14. This is so deep and profoundly beautiful and heartbreaking, Lucy!

    Liked by 1 person

  15. you nailed this prompt by spreading the proverbs across. that snowflower image. ❤

    Liked by 1 person

  16. Gestation is also an underworld harrow, the rending torture of becoming real deep in the earth and giving slow birth to the next. Deep down this poem works it out, with eyes narrowed to the task of leaping …

    Liked by 1 person

  17. I like how the poem grows and ages within the stanzas.

    Liked by 1 person

  18. Your incorporation of the proverb in parenthetical words is so effective. Your poem is beautiful and sad both–with striking imagery.

    Liked by 1 person

  19. A lovely poem of reminiscence. Exquisite, Lucy.❤

    Liked by 1 person

  20. This poem is at once moving and so visual with such fallen fairytale imagery. It has your signature dark side but is all the more beautiful for it. The whole of the second stanza is my favourite, along with the lines:
    “As my heart whores
    for her own blood
    it’s mechanized at this point”
    You make life and death dance with each other – I get this sense every single time I read your work.
    I also find these lines so poignant:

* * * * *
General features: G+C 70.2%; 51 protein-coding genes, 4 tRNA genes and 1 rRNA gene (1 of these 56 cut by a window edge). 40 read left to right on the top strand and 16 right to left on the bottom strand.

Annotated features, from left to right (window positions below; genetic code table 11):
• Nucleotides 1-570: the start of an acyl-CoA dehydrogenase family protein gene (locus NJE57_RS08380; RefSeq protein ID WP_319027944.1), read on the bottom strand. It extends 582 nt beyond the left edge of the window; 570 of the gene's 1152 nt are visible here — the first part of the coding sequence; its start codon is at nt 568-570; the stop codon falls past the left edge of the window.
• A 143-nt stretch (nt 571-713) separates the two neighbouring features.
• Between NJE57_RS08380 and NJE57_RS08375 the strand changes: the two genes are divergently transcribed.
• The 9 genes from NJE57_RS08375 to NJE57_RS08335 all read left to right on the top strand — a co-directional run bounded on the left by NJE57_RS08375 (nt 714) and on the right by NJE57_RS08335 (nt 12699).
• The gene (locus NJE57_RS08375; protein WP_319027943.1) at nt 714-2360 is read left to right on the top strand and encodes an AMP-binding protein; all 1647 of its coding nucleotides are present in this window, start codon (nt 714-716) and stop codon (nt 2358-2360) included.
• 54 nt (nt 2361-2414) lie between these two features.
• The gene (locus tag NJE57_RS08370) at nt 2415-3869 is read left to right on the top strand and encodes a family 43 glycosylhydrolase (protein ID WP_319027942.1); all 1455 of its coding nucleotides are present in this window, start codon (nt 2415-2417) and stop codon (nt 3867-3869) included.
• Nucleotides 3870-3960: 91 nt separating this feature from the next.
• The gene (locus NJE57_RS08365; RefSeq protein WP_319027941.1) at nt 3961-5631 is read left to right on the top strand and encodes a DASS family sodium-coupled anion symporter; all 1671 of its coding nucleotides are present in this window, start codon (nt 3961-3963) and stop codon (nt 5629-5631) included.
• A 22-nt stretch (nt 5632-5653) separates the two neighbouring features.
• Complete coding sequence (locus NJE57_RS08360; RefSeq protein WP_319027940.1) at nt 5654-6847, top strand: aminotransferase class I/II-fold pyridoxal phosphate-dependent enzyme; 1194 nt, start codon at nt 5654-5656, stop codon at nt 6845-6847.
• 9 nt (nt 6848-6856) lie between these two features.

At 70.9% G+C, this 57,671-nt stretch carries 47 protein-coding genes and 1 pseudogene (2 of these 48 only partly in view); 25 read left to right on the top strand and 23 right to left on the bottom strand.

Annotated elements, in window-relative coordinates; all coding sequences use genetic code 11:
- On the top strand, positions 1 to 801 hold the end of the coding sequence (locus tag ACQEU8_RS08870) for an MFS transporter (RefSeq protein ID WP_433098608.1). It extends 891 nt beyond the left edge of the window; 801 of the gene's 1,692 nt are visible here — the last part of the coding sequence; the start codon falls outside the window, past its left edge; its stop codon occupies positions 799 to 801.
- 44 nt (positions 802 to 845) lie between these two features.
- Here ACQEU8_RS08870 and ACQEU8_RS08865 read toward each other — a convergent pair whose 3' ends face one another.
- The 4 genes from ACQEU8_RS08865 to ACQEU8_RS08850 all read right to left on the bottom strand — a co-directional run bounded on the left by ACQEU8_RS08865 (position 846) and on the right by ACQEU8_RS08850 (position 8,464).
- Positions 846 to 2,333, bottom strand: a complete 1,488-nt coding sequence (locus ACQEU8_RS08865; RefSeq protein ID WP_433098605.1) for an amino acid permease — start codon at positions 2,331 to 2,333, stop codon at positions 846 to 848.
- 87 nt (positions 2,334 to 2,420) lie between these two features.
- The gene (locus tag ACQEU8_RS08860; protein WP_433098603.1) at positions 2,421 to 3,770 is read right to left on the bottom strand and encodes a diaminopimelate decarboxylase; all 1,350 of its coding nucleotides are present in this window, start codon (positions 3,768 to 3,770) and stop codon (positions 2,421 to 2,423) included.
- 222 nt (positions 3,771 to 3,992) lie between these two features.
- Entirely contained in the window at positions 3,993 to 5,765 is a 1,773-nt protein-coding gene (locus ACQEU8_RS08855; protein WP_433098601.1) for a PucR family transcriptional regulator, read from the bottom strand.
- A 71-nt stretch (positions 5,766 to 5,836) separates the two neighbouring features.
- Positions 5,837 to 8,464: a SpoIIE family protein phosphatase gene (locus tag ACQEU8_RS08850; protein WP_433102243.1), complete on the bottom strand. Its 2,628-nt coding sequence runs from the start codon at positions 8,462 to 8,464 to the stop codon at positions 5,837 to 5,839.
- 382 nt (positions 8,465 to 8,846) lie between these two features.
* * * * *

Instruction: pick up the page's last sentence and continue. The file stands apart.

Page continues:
“a game of chess with my mom at eighteen
    when I wanted to go to bed so badly
    at three in the morning somehow made me feel better;
    (you) never know
    how it’s these things that keep you alive.” Such a comforting feeling around this scene. I always think part of us is just seeking some kind of comfort in all the little nooks and crannies, some offering of belonging. And I really feel this in this stanza.
    Beautiful ❤

    Liked by 1 person

    • Thank you so very much, Sunra! I always like to explore the different views of life and death—I’m happy you think that too.

      I agree, I think we want to feel at home with what we offer as ourselves and our identity. Without belonging, we feel distressed and awkward, like a puzzle piece that just won’t fit.

      Thank you again for your lovely words. ❤️❤️ They’ve warmed my heart.

      Like

  21. I’m afraid I didn’t pick the proverb (until I read some comments) but I love the poem. It felt deep and sad and sharp and tangled. Many images surprised me into re-reading them to fully taste their flowering. Really amazing!

    Liked by 1 person

  22. The flower, people, and event imagery gives this a depth that mere words should boy be able to achieve – there must have been someone involved in their positioning. G:)

    Liked by 1 person

  23. Great poem and great song! Thanks for sharing, Lucy.

    Liked by 1 person